Is it possible that painting represents us, creatures of the 21st century? Peter Halley’s reply to the question is a resounding “yes”. There is only one law here: that art should stir our mood, our spirit: relativist, hedonist, urbanite, cybernetic, roughly solitary. When Halley made his debut in New York, in the early-1980s, he realised that the conceptual movement did not reject painting in itself so much as the worn-out values projected in the genre. Neo-expressionism reproduced old romantic tricks, minimalism the empty voluptuousness of the ornament. And Halley counter-attacked: faced by the absence of everything, he proposed exploring the parts; before the messianic discourse, he plumped for irony and a playful approach to the everyday, the palpable; before form, he proposed existence. Let us not seek art in purity and sincerity, he added, let us create fiction from the colours, forms, skins and tensions of our time.
However, let us give content to geometry. Geometry represents us. The 20th century – with Malevich, Rothko, Mondrian, Newman – had imbued geometry with a transcendent nature when, in fact, the geometric symbolises everything that we are ashamed of as a civilisation: control, limits, expansion, excess. Let us rethink it, then: geometry may be a hub for reflection on our existential state. Halley has spent thirty years exploring the volumes that modulate our lives. Painting enables him to do this through the minimum expression. In essence, our life is structured by cells and tubes. We inhabit enclosed spaces – prisons, in the artist’s view: these are the structural volumes of our times, as the square or the temple were in times gone by. Tubes – ducts, threads, paths, roads – feed us in our isolation. Halley believes that geometric art is firmly embedded in our everyday life. Today, painting can only aspire to describing the deployment of geometry in our lives. And not only in form, but also in colour and materials: Halley employs Day-Glo artificial colours, psychedelic electro-fluorescence and Roll-a-Tex textured materials. And all this, combined with infinite variations on the same pictorial model since 1984.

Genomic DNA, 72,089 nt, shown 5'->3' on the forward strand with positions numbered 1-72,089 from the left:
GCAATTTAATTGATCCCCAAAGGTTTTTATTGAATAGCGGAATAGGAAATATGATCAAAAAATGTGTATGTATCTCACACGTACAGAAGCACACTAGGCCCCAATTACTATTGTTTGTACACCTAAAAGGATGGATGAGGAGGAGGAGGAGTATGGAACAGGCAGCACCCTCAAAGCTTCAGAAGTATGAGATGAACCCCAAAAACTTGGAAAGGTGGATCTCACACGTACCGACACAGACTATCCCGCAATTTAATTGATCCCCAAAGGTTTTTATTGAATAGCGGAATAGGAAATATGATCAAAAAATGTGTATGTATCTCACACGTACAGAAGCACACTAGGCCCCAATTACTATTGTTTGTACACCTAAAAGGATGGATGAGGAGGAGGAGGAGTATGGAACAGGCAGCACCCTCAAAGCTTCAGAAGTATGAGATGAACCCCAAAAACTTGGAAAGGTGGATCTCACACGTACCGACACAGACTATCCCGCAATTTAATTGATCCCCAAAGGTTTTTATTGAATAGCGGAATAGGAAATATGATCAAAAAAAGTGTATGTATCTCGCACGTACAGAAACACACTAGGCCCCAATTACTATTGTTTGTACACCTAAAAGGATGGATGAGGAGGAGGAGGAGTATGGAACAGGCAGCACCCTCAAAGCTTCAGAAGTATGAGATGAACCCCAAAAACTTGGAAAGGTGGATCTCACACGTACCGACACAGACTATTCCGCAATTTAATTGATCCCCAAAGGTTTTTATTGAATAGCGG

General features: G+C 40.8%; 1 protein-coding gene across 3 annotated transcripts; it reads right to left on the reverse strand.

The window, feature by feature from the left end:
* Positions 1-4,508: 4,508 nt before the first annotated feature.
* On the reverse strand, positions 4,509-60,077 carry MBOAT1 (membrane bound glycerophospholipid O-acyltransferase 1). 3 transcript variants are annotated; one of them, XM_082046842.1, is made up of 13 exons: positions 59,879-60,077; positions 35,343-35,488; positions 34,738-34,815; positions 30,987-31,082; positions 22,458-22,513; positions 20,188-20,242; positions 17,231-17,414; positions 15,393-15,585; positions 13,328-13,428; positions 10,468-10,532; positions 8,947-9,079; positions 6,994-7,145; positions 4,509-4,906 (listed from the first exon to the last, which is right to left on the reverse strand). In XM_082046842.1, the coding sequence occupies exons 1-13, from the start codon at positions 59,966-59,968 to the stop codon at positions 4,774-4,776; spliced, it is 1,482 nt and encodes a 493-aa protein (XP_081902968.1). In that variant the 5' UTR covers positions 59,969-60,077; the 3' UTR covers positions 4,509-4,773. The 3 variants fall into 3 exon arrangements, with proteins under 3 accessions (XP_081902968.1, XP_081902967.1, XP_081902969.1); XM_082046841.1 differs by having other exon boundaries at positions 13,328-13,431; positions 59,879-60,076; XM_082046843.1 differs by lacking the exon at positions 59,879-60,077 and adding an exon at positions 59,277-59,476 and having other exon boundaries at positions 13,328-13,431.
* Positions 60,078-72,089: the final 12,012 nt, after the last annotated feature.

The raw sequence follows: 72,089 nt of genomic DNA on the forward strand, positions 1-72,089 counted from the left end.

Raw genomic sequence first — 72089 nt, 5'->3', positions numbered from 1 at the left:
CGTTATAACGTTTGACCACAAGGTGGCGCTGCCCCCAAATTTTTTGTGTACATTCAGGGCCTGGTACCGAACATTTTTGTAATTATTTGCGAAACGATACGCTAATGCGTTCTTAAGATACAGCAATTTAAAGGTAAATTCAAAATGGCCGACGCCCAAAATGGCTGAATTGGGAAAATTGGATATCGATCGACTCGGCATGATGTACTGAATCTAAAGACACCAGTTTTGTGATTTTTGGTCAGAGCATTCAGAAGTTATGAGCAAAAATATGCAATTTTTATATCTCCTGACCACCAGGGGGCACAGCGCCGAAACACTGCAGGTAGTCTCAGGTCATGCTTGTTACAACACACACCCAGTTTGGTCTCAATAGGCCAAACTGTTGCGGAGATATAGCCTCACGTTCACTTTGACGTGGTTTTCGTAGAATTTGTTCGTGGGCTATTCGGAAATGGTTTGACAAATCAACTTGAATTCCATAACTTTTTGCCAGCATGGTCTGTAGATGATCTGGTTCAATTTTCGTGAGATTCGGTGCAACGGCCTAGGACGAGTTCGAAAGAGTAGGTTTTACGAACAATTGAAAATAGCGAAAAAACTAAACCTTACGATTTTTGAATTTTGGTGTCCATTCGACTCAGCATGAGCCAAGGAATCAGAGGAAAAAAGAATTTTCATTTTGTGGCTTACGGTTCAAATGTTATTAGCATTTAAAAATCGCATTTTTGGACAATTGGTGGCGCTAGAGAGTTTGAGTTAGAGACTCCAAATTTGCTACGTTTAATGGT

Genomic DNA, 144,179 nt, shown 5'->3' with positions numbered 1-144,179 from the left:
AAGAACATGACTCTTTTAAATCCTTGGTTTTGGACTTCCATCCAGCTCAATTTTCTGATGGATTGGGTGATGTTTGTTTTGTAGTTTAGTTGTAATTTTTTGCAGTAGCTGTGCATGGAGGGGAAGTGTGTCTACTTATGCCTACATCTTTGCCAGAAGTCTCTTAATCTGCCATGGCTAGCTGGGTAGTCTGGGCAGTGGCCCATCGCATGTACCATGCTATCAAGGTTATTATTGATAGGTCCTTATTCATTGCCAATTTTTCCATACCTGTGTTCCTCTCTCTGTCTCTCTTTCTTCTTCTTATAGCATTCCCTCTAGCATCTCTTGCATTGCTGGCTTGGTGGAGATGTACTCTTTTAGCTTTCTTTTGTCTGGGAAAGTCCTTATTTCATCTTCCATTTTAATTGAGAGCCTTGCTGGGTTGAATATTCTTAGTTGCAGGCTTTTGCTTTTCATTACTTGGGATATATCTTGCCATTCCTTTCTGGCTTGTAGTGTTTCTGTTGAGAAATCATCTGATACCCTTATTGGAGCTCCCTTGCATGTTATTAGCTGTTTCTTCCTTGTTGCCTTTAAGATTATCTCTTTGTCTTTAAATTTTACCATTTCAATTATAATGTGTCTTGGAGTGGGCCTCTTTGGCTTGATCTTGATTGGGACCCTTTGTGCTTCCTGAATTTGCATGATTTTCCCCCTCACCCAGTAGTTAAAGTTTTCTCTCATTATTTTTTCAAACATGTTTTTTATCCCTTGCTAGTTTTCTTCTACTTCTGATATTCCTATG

His work is, without doubt, the sublimation of an existential trauma. Halley grew up in the abstract, mass-produced grid of Manhattan. He lived in a fourteen-storey brick building that rose around a rectangular courtyard surrounded by construction and cement. From the window of his tiny room, all he could see were windows. He felt alien and mechanical. But that angular city is the same one that shot him to fame. This was the culturally active East Village in 1984, 1985, 1986, when galleries, artists, musicians and intellectuals were born. Halley belongs to the so-called neo-geo generation, the first to imbue art with a cybernetic aesthetic. I now believe that the Anglo-Saxons – Baldessari, Hamilton et al – are amongst the very few who have found a good balance between form and concept, between object and thought, to represent our period. I also feel that Peter Halley has exaggerated somewhat in his crusade against transcendent art. In the final outcome, he has grasped symbols that identify with, and with this gesture he has transcended his limits as an artist prisoner of a particular time, city or country. Despite this, in 2012 no less, stubborn and sharp, Halley still seeks answers to the same old mortal questions: Why does geometry soothe me? Why do I feel so good in a room on my own?
[Published in Bonart, May 2012] Original article in pdf